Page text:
Fred Hersch, widely acknowledged as one of the most lyrical baby-boomer jazz pianists, joins Sfraga for two gently swinging duets, and dominates the album's closing track, "Song for My Mother." The latter, an impassioned portrayal of Sfraga's spiritual journey, also carries a universal message for anyone who has experienced the subtle strength of a mother's undying love. In a lighter vein, Barbara enlists the masterful vocal talents (and lyrics) of Mark Murphy for a whimsical call-and-response romp through "I'll Call You," a lover's lament to his/her "ex."

The Naxos label has been releasing acclaimed classical recordings for many years but has only recently delved into the jazz realm. Mike Nock, a New Zealand born keyboardist who has been performing professionally for over four decades, is at the helm of Naxos Jazz."



Alex Henderson
Allmusic.com, January 2000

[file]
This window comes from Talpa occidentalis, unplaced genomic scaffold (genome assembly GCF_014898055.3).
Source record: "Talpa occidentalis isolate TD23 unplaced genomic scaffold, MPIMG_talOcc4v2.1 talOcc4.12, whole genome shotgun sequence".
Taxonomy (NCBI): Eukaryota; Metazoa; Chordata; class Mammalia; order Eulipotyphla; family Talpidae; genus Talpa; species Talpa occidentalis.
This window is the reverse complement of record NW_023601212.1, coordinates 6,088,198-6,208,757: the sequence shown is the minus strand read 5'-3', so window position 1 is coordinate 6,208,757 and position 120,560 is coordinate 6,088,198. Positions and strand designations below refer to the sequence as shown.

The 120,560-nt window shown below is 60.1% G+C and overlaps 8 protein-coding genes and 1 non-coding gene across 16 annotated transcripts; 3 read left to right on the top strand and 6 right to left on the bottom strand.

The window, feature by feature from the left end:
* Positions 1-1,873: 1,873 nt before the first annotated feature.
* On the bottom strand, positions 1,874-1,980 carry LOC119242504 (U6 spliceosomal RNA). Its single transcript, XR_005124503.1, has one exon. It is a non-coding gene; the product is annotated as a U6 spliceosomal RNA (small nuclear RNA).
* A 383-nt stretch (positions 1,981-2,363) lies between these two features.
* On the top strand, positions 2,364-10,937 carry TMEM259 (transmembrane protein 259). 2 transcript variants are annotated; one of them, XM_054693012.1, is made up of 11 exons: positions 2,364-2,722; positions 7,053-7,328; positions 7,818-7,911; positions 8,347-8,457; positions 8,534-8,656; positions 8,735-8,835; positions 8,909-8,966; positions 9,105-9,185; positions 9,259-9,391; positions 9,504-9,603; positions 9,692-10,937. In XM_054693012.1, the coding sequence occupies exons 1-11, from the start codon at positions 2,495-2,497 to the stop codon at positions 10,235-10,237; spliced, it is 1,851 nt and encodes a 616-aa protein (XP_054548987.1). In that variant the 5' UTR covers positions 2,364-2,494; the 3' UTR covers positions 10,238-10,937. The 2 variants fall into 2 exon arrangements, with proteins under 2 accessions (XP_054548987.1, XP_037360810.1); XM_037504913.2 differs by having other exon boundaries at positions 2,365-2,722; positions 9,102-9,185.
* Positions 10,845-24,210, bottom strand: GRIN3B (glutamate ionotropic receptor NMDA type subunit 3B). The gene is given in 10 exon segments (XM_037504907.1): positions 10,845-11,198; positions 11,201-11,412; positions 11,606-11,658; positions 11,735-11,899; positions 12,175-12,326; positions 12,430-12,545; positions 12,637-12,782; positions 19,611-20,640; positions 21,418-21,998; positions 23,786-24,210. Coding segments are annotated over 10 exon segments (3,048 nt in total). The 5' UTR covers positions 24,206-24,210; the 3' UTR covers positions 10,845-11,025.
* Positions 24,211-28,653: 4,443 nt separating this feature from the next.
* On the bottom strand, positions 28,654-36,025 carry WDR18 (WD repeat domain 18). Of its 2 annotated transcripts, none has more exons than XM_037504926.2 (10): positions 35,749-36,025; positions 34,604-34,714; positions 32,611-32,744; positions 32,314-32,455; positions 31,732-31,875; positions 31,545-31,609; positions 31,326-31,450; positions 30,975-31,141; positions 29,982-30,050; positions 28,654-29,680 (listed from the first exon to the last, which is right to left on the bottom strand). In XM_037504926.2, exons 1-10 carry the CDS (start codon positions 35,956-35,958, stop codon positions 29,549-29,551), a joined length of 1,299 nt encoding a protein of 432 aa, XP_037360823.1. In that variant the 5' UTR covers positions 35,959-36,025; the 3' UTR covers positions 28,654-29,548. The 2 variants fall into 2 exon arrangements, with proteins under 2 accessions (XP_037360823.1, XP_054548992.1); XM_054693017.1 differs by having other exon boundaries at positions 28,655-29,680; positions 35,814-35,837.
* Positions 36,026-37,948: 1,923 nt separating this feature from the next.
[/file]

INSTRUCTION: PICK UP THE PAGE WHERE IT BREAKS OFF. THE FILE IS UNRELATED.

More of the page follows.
The 1990s were full of unimaginative Sarah Vaughan clones and faceless Ella Fitzgerald imitators who failed to bring anything fresh or personal to jazz singing -- like a lot of "Young Lion" instrumentalists, they were stuck in the past and refused to leave their comfort zones even for a minute. But the 1990s also brought us some impressive risk-takers, including Cassandra Wilson, Karrin Allison, Claire Martin, Ann Dyer, and Patricia Barber. Another adventurous jazz singer who started recording in the 1990s was Barbara Sfraga. An unpredictable artist who can be bluesy one minute and abstract the next, Sfraga takes more than her share of chances on her promising debut album Oh, What A Thrill. This post-bop/avant-garde CD gets off to an impressive start with an unlikely interpretation of Jerry Lee Lewis' "Great Balls of Fire," which Sfraga successfully changes from uptempo rockabilly to slow, atmospheric jazz-noir. And the New York-based singer also shows how daring she can be on the standard "Angel Eyes" (which incorporates Cream's "Sunshine of Your Love") as well as "Good Morning, Heartache" and Lee Morgan's "Free Wheelin'" (for which she provides lyrics). Though Betty Carter's influence serves her well, Sfraga is more accessible - in fact, those who have a hard time getting into Carter could easily be drawn in by Sfraga's dusky and alluring performances on "Invitation" and "I Didn't Know What Time It Was." Sfraga's primary accompaniment on this disc consists of guitarist Bruce Saunders, pianist David Berkman, bassist John Hebert, and drummer Eric Halvorson -- and she has noteworthy guests in pianist Fred Hersch, who is featured on three tracks, and vocalist Mark Murphy, who wrote the liner notes and performs a memorable duet with her on "I'll Call You." Oh, What a Thrill is highly recommended to those who are seeking something fresh and personal from jazz singing.